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All posts for the month October, 2015

TiVo...

Top, L to R: Clock, TiVo Roamio OTA, Roku N1000. Middle: DVD/VCR, infrequently used remotes.

Our cord-cutting arsenal:

Ooma Telo internet phone device

5 TVs: LED (2), plasma, flat-tube, ’83 CRT
TiVo Roamio OTA 4-tuner DVR
TiVo Mini extender (2)
Mohu Sky 60 powered outdoor antenna
Winegard FlatWave indoor antenna (2)

Roku streaming media player (3)
Chromecast streaming media player
Blu-ray player

TiVo “Peanut” remote (3)
Logitech Harmony 890 remote
X10 universal 5-in-1 learning remote.
Smartphone

Netflix & Amazon Prime subscriptions

Windows 7 PCs / free Plex &
Emby software to serve
music/TV/movie libraries.
Windows 7 PC / free Windows
Media Center DVR with
recordings on external drive.

Raspberry Pi computer w/ free OSMC, PleXBMC, & ServerWMC software
to access content on Win 7 PCs

X10 analog video sender / receiver
Powerline network adapter (4)
Gigabit Ethernet switch (2)
Kinovo HDMI switch
Powered USB hub (2)

(A list entitled “Our cord-cutting arsenal” appears at the bottom-right of this blog. It shows the hardware and software we use for all five of our TVs. But since you can’t tell which items are in each room, I am breaking it down by room, highlighting the hardware in light yellow, content in white. This is number 4 of 5 rooms.)

The den being my wife’s base of operations, it was critical to get it right.

Getting it right mostly entailed putting in a TiVo Roamio OTA with a good antenna. (See Cutting the TV cable with TiVo Roamio OTA and Mohu Sky 60 antenna review .)

Although there is a 1st generation Roku, it is hardly needed now that the Roamio has Netflix, Amazon Prime, VUDU, Plex, iHeart Radio and Pandora. The Roku does have a few channels I like in addition to the aforementioned.

Also rarely used now is a DVD/VCR combo. but it’s there.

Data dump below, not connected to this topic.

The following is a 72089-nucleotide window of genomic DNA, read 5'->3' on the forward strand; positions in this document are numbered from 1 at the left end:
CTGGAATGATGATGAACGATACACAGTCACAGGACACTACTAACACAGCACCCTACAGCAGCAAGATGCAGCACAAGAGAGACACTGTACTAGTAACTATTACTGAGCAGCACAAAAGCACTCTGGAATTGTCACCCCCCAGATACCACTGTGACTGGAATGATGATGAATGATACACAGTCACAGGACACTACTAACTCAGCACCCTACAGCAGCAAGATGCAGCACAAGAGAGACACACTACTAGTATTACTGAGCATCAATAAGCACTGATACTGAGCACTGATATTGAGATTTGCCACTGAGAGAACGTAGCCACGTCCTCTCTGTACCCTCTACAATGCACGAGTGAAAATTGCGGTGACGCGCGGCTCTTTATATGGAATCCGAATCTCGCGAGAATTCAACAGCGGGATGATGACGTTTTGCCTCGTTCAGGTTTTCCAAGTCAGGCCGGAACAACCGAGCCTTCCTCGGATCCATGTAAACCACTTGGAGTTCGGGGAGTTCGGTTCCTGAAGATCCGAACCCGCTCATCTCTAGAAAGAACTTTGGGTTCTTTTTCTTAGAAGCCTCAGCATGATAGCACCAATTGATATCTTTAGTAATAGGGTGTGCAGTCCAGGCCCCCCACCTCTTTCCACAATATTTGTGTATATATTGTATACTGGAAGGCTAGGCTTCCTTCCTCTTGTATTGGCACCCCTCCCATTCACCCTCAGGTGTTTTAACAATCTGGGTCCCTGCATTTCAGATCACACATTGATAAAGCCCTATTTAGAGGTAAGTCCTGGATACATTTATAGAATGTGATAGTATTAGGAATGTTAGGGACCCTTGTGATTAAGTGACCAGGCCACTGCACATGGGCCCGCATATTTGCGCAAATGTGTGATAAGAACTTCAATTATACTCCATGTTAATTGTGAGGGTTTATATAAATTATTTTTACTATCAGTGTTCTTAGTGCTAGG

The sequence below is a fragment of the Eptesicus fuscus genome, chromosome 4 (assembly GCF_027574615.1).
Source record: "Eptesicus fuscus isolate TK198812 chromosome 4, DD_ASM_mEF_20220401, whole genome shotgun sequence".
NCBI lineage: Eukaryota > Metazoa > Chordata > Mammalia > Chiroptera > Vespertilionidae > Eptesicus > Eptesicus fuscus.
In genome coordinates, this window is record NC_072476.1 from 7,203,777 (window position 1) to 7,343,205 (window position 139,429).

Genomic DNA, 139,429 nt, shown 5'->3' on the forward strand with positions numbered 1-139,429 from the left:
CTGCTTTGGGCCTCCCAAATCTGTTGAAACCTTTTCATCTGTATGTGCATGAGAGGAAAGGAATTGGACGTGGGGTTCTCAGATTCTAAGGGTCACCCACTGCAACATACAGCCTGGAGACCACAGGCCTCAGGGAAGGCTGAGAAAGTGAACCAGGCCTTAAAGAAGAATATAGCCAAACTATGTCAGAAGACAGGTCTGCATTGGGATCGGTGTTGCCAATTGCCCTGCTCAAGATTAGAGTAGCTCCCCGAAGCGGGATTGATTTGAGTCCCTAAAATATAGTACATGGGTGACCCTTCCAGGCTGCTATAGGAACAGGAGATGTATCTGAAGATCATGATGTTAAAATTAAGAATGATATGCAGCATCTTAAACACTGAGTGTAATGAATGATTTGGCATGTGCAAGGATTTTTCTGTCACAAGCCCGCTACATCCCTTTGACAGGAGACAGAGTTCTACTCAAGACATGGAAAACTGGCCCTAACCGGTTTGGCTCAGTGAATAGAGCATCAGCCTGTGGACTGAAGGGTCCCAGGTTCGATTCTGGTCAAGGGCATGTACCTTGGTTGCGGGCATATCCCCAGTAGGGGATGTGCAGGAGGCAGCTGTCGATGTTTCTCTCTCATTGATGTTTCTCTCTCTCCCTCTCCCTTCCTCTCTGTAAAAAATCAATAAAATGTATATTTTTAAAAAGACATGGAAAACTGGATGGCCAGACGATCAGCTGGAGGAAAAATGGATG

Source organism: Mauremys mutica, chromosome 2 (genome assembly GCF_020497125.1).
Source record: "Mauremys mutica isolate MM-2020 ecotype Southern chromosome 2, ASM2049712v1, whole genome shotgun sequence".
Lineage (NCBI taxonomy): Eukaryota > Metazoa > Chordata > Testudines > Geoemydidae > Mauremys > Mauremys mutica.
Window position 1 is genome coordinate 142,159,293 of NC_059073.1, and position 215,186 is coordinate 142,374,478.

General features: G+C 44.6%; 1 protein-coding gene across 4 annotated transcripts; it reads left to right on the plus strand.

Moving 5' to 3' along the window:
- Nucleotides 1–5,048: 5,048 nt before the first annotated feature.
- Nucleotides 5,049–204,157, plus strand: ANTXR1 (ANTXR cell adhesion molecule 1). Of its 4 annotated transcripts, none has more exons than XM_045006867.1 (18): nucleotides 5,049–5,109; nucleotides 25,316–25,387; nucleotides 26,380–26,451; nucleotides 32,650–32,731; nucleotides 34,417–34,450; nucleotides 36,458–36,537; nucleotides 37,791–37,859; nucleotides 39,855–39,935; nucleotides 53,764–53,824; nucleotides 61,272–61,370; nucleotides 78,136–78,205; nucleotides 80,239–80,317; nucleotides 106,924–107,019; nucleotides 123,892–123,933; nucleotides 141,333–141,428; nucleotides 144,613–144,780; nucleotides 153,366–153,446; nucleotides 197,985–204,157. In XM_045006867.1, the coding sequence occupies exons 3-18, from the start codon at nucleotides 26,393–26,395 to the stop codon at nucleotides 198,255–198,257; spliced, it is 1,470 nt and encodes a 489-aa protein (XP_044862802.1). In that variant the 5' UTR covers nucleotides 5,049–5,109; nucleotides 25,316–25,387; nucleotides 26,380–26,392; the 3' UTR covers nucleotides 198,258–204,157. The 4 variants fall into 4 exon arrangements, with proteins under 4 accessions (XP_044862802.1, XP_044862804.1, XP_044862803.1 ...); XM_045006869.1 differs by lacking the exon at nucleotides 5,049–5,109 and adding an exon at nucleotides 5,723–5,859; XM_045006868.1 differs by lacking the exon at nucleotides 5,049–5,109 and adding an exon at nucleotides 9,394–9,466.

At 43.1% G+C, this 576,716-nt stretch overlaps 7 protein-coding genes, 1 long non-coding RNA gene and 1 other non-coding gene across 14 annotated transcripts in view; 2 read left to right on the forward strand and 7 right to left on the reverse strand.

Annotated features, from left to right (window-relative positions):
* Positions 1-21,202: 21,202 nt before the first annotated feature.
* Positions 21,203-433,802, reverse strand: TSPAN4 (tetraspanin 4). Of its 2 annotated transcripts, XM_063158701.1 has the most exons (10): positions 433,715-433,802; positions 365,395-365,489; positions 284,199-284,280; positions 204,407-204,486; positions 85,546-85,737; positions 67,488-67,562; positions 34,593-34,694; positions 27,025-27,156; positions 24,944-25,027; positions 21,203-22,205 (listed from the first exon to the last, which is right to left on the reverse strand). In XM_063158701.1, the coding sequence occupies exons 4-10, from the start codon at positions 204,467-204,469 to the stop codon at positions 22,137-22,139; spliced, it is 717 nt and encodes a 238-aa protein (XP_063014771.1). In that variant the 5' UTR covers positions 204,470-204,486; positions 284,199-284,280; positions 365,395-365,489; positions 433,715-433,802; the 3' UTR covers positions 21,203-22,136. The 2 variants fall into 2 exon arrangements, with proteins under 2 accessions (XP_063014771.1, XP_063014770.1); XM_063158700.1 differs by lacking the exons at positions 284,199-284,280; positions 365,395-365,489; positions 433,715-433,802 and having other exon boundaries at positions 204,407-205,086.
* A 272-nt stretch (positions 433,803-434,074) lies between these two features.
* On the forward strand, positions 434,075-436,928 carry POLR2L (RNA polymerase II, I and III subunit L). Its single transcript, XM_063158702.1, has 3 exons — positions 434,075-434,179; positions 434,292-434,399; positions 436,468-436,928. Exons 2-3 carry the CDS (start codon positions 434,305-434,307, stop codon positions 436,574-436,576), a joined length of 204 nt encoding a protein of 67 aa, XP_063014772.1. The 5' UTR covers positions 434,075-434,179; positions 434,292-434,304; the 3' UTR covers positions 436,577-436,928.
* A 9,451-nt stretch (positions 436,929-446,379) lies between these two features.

Without a cable box, a clock was needed. I ordered this one: Gearonic LED Digital Cube Clock.

Other details of the final configuration:

In order to view the HD programming from the TiVo on our 2002 tube TV. which can only accept component input, an HDMI-to-component converter was needed. (See previous post, Replace the old TV?)

A gigabit switch connects the TiVo Minis in the kitchen and the theater room to the Roamio, using Ethernet cable. This is the switch that was a 5-port model until the lightning strike turned it into a 4-port.

Internet is provided by a Powerline adapter (also connected to the gigabit switch). It talks to its counterpart in the office where the modem is located. (See previous post Powerline vs. Ethernet wiring.)

X10 video sender

X10 video sender on the den TV

We still have an X10 sender hooked to the TiVo’s composite output. (See The workout room TV setup for my wife)

The TiVo’s Netflix & Amazon apps stream subscription content. Plex media server software running on our Windows 7 PCs with TV/movie libraries streams our own content to the TiVo’s Plex channel.

She uses the TiVo remote, and her iPhone to control X10 automation; I use the X10 universal 5-in-1 learning remote and an Android smartphone. (See previous post Den: wifi smartphone & learning remote.)

Coming soon to complete the tour: the theater room. Lots of stuff in there.

OSMC 15.2

The free Open Source Media Center software installing on my $35 Raspberry Pi in the theater room.

Goodbye Raspbmc and XBMC, hello OSMC and Kodi!